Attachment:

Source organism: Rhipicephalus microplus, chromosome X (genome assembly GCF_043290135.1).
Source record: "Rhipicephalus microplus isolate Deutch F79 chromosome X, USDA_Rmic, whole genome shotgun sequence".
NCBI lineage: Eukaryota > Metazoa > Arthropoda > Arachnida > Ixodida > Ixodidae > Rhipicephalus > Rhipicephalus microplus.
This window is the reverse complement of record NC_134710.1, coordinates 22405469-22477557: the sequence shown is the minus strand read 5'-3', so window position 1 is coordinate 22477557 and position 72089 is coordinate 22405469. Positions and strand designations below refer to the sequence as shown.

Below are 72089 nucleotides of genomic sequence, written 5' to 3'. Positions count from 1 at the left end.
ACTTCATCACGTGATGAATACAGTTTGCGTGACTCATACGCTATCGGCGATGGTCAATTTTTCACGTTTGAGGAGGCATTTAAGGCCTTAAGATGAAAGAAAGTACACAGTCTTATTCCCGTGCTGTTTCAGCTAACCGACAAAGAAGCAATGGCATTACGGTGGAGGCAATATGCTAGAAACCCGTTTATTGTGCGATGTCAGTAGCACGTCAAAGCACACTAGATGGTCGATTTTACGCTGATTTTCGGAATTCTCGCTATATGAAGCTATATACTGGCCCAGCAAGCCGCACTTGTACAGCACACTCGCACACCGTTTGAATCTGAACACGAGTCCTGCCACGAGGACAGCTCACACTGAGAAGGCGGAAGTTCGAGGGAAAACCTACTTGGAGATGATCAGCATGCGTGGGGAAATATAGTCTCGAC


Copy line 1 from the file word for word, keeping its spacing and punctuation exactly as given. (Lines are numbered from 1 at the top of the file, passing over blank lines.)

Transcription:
Source organism: Rhipicephalus microplus, chromosome X (genome assembly GCF_043290135.1).